​Regenstrief, Mayo Clinic seeking to decrease delirium in older adults in ICU using music

New $1.96 million NIH grant funds research to curb state of confusion linked to dementia

INDIANAPOLIS – Researchers from the Regenstrief Institute and Mayo Clinic are leading the first study to test whether exposure to music can decrease delirium in older adults who are receiving mechanical ventilation in the Intensive Care Unit (ICU) of a hospital.

“Decreasing Delirium through Music in Critically Ill Older Adults” (grant R01AG067631) is expected to total $1.96 million over the next five years. The study is supported by the National Institutes of Health’s National Institute on Aging and National Eye Institute through a new initiative to promote research on music and health.

The Regenstrief-Mayo randomized controlled trial will evaluate the effectiveness of seven days of slow-tempo classical music in reducing delirium, a form of acute brain failure, in mechanically-ventilated ICU patients age 65 and older. Half of the 160 study participants will be exposed to slow tempo, relaxing music through noise cancellation headphones for one hour in the morning and one hour in the evening. The other half of the study participants will simply be given noise cancellation headphones for an hour in the morning and an hour in the evening. This will enable comparison of the effects of music on delirium with simple noise cancellation.

More than a million adults in the United States receive mechanical ventilation in ICUs annually. As many as 80 percent of these individuals could develop delirium. Older ICU patients with delirium are predisposed to short-term and long-term complications including the development of cognitive impairment and dementia. Previous Regenstrief studies have shown that developing delirium increases the likelihood of being discharged to a nursing home after hospitalization.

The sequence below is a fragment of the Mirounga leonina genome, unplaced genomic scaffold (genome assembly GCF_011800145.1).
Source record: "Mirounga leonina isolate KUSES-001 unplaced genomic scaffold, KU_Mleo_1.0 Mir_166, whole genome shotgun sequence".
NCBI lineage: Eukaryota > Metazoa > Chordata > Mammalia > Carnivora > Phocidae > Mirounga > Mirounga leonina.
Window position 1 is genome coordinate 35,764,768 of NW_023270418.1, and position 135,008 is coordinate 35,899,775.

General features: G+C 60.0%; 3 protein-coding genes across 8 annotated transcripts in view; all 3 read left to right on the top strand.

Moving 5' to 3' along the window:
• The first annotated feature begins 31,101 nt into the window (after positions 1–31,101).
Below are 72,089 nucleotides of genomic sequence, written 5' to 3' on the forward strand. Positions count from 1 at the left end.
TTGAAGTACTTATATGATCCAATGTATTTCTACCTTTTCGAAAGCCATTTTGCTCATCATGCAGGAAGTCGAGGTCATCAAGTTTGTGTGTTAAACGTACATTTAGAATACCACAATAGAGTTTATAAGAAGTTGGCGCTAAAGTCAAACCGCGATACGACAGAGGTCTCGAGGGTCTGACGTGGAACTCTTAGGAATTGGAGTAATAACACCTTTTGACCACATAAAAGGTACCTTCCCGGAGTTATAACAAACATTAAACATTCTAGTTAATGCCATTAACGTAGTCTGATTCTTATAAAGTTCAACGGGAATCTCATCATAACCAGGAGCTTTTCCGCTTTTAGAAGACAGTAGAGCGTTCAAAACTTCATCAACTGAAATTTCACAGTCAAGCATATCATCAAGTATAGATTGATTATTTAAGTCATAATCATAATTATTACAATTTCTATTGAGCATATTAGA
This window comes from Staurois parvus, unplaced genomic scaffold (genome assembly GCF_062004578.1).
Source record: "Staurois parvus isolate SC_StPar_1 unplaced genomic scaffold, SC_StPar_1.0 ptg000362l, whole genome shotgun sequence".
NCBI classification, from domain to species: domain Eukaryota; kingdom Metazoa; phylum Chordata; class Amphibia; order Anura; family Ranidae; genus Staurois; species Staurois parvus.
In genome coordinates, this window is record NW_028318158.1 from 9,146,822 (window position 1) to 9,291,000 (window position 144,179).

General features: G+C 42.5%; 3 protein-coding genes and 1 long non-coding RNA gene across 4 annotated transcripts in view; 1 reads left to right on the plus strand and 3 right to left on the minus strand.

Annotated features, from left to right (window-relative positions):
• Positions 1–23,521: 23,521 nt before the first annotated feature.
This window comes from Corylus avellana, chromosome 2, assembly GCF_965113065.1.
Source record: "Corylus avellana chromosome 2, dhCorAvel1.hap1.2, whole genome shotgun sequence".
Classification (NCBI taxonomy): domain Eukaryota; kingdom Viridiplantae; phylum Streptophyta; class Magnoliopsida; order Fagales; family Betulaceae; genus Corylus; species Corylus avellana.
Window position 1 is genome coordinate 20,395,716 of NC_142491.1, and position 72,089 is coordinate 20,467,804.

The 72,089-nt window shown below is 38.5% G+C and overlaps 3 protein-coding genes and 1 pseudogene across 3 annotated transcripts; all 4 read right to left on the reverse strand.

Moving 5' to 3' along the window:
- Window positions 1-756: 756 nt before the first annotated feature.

“We do not know for certain why the majority of ICU patients on mechanical ventilation develop delirium but studies conducted by our group and others have clearly shown that drugs do not decrease the likelihood of developing this horrific brain failure that could lead to dementia,” said Babar A. Khan, M.D., a co-principal investigator of the new study. Dr. Khan is a Regenstrief Institute research scientist, an Indiana University School of Medicine associate professor of medicine, and current president of the American Delirium Society. “We are investigating whether listening to music, a non-pharmacological strategy that has been shown to decrease over-sedation, anxiety and stress in critically ill patients -- all factors that predispose to ICU delirium, decreases the likelihood of developing delirium, saving the brain from potentially devastating insults.

“The study will explore if the low-cost, uncomplicated introduction of music in the ICU by a nurse or other staff member could be easily integrated into current ICU patient management and break the cycle of sedation and stress that negatively affects cognition in the aging brain,” Dr. Khan said.

Study participants will include older ICU patients from Eskenazi Health and Indiana University Health hospitals. This work is based on promising results from an earlier pilot study conducted by Dr. Khan and Linda Chlan, PhD, R.N., Mayo Clinic’s associate dean for nursing research, at Eskenazi Health and funded by a Regenstrief innovations grant.

Investigators on the new study in addition to Babar A. Khan, M.D., and co-PI Linda Chlan, PhD, R.N., ATSF, FAAN, are Fred Unverzagt, PhD, Sujuan Gao, PhD, and Regenstrief Institute research scientist Sikandar Khan, D.O., all of IU School of Medicine. Consultants are Annie Heiderscheit, PhD, of Augsburg University, a certified music therapist, and Hunter Downs, PhD, a medical physicist and chief executive officer of Area 10 Labs.

Note: Graphic and audio clip available upon request.

Media contacts

Cindy Fox Aisen

Regenstrief Institute


John Erickson

Regenstrief Institute


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